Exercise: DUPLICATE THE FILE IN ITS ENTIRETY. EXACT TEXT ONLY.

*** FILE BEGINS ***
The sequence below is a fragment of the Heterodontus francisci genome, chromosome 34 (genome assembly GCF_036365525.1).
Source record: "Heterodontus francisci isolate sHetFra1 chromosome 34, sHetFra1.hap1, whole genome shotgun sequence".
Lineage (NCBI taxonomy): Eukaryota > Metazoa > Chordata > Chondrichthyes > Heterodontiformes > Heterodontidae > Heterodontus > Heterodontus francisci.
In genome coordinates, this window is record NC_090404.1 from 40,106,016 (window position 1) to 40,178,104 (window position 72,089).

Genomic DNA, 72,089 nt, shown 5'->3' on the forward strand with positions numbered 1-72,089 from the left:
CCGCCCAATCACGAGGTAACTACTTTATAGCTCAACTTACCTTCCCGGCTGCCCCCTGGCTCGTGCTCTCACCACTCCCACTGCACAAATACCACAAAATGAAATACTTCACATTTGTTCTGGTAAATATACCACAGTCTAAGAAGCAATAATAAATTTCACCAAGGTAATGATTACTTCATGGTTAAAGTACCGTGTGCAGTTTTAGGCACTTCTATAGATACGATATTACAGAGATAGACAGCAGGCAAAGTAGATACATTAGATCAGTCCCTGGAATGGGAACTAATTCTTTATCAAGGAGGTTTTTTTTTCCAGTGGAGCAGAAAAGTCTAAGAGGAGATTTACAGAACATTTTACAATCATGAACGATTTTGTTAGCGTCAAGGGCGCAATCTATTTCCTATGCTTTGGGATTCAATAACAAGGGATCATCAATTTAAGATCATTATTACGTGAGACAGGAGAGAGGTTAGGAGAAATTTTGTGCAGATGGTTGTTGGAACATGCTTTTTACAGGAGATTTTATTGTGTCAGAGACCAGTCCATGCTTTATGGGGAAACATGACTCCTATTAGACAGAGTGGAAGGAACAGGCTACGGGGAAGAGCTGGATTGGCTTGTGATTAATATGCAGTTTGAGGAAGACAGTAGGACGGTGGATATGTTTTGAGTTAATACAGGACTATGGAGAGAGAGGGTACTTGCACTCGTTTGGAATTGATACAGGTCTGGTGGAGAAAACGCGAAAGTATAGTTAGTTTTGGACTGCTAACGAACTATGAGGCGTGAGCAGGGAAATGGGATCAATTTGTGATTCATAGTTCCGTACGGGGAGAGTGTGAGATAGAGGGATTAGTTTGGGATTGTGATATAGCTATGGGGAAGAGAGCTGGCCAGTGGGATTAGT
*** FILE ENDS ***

The sequence below is a fragment of the Heterodontus francisci genome, chromosome 34 (genome assembly GCF_036365525.1).
Source record: "Heterodontus francisci isolate sHetFra1 chromosome 34, sHetFra1.hap1, whole genome shotgun sequence".
Lineage (NCBI taxonomy): Eukaryota > Metazoa > Chordata > Chondrichthyes > Heterodontiformes > Heterodontidae > Heterodontus > Heterodontus francisci.
In genome coordinates, this window is record NC_090404.1 from 40,106,016 (window position 1) to 40,178,104 (window position 72,089).

Genomic DNA, 72,089 nt, shown 5'->3' on the forward strand with positions numbered 1-72,089 from the left:
CCGCCCAATCACGAGGTAACTACTTTATAGCTCAACTTACCTTCCCGGCTGCCCCCTGGCTCGTGCTCTCACCACTCCCACTGCACAAATACCACAAAATGAAATACTTCACATTTGTTCTGGTAAATATACCACAGTCTAAGAAGCAATAATAAATTTCACCAAGGTAATGATTACTTCATGGTTAAAGTACCGTGTGCAGTTTTAGGCACTTCTATAGATACGATATTACAGAGATAGACAGCAGGCAAAGTAGATACATTAGATCAGTCCCTGGAATGGGAACTAATTCTTTATCAAGGAGGTTTTTTTTTCCAGTGGAGCAGAAAAGTCTAAGAGGAGATTTACAGAACATTTTACAATCATGAACGATTTTGTTAGCGTCAAGGGCGCAATCTATTTCCTATGCTTTGGGATTCAATAACAAGGGATCATCAATTTAAGATCATTATTACGTGAGACAGGAGAGAGGTTAGGAGAAATTTTGTGCAGATGGTTGTTGGAACATGCTTTTTACAGGAGATTTTATTGTGTCAGAGACCAGTCCATGCTTTATGGGGAAACATGACTCCTATTAGACAGAGTGGAAGGAACAGGCTACGGGGAAGAGCTGGATTGGCTTGTGATTAATATGCAGTTTGAGGAAGACAGTAGGACGGTGGATATGTTTTGAGTTAATACAGGACTATGGAGAGAGAGGGTACTTGCACTCGTTTGGAATTGATACAGGTCTGGTGGAGAAAACGCGAAAGTATAGTTAGTTTTGGACTGCTAACGAACTATGAGGCGTGAGCAGGGAAATGGGATCAATTTGTGATTCATAGTTCCGTACGGGGAGAGTGTGAGATAGAGGGATTAGTTTGGGATTGTGATATAGCTATGGGGAAGAGAGCTGGCCAGTGGGATTAGT